It boggles me as to why Taal Lake is not generally considered as a supervolcano. All the characteristics of a supervolcano (collapsed caldera, gigantic ridges, etc.) are inherent in her. The breathtaking landscape of Tagaytay ridge, for instance, is actually the enormous rim of that ancient supervolcanic crater.
If I’m not mistaken, Taal Lake is the only supervolcano that still has an active crater in its center. Therefore, in my opinion, this makes Taal Volcano as the most dangerous in the world. To say that it is just one of the most dangerous is already false humility.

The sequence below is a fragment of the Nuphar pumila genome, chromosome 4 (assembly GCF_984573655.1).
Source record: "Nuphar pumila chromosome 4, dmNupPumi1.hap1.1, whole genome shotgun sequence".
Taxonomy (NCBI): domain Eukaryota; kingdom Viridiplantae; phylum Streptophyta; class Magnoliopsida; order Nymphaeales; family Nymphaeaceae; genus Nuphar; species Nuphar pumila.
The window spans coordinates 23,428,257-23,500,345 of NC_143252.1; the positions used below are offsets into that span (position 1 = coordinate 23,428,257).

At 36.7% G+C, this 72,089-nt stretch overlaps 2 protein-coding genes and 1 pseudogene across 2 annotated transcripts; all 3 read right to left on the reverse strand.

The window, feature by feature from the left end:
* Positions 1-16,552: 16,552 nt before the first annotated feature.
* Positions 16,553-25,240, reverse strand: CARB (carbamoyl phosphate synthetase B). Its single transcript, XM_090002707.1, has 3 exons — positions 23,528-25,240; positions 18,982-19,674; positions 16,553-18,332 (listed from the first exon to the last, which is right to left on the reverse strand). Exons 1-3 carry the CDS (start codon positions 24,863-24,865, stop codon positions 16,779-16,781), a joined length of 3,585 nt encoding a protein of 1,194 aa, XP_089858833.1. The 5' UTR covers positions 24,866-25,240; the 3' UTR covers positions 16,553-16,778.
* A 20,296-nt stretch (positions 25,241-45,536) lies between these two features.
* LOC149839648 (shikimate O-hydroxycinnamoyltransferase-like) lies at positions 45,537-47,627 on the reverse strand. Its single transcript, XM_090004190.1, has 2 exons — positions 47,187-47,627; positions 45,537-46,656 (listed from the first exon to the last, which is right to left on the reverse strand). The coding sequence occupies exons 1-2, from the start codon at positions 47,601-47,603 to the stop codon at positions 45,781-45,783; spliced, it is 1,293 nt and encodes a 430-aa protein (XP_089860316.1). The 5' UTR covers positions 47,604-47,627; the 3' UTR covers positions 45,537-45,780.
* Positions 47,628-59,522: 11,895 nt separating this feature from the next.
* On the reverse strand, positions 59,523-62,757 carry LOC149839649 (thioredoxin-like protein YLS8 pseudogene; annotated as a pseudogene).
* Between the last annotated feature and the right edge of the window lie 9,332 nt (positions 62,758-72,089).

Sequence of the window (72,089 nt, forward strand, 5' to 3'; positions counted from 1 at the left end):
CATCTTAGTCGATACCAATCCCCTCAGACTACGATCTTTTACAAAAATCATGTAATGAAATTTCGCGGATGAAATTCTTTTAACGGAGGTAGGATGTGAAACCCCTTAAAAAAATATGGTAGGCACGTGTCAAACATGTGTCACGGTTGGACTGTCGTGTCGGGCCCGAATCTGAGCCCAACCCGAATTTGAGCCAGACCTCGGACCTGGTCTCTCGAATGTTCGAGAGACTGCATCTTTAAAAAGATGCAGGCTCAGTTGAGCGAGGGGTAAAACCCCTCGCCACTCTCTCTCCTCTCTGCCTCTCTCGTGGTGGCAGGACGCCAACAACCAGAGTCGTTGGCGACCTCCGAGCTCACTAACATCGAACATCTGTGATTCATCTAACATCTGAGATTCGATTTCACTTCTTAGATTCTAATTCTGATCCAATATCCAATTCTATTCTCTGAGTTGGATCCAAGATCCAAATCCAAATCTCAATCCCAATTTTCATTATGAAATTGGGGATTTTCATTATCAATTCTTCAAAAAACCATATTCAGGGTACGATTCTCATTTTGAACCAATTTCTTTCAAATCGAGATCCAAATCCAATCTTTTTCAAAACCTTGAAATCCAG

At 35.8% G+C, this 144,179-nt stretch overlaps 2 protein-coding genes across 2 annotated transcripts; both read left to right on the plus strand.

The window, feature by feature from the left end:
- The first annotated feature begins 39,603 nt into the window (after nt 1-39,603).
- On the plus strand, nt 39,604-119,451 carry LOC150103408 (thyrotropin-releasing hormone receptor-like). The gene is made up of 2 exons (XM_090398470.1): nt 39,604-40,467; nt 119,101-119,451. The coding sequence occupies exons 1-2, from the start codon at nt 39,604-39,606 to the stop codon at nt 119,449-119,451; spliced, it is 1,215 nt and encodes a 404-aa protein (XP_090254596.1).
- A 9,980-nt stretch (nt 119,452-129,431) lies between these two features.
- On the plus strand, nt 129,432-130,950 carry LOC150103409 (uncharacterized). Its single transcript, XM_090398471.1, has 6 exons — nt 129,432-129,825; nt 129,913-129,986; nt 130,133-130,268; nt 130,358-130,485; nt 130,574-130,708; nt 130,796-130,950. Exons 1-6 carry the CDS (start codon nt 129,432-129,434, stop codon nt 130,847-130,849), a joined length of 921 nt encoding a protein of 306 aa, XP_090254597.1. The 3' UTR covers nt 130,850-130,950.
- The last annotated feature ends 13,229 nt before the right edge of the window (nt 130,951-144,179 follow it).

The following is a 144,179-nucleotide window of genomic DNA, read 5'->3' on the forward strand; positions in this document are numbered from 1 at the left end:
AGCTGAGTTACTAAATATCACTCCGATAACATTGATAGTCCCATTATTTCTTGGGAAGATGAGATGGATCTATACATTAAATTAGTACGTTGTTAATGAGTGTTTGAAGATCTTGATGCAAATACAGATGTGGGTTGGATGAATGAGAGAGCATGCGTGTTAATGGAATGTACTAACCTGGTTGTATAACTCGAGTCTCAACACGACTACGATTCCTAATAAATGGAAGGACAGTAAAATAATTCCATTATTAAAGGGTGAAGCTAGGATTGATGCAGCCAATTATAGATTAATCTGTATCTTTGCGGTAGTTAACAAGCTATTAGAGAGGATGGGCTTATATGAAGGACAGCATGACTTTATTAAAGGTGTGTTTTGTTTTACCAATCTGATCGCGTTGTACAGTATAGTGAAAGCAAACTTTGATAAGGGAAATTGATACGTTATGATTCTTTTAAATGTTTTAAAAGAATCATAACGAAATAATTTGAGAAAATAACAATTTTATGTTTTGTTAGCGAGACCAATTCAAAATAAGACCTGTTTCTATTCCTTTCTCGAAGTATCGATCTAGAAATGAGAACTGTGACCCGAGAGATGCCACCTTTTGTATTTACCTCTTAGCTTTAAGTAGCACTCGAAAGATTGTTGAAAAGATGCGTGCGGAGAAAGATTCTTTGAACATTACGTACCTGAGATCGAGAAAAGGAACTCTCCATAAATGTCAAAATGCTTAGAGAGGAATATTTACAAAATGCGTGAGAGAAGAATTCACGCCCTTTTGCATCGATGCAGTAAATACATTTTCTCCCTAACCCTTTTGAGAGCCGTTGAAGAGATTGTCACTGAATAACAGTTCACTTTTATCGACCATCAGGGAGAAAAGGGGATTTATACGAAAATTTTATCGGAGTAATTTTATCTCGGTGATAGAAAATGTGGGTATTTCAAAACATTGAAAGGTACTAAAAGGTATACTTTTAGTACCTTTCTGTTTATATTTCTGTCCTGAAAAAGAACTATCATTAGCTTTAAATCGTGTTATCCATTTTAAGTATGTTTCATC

After reading Thomas R. Hargrove’s famous little book about Taal Lake and its mysterious volcano, I am finally convinced that people should stay out of the danger zone… PERMANENTLY. According to Hargrove’s research, several towns surrounding the lake were buried and/or submerged underwater throughout Taal Volcano’s recorded history. The Spanish friars tried their best to take the native Batangueños away from the volcano. They have transferred from place to place whenever the volcano’s unpredictable fury took away their homes. But now that they’re gone, their flocks’ stubborn descendants keep on returning to where they shouldn’t be in the first place.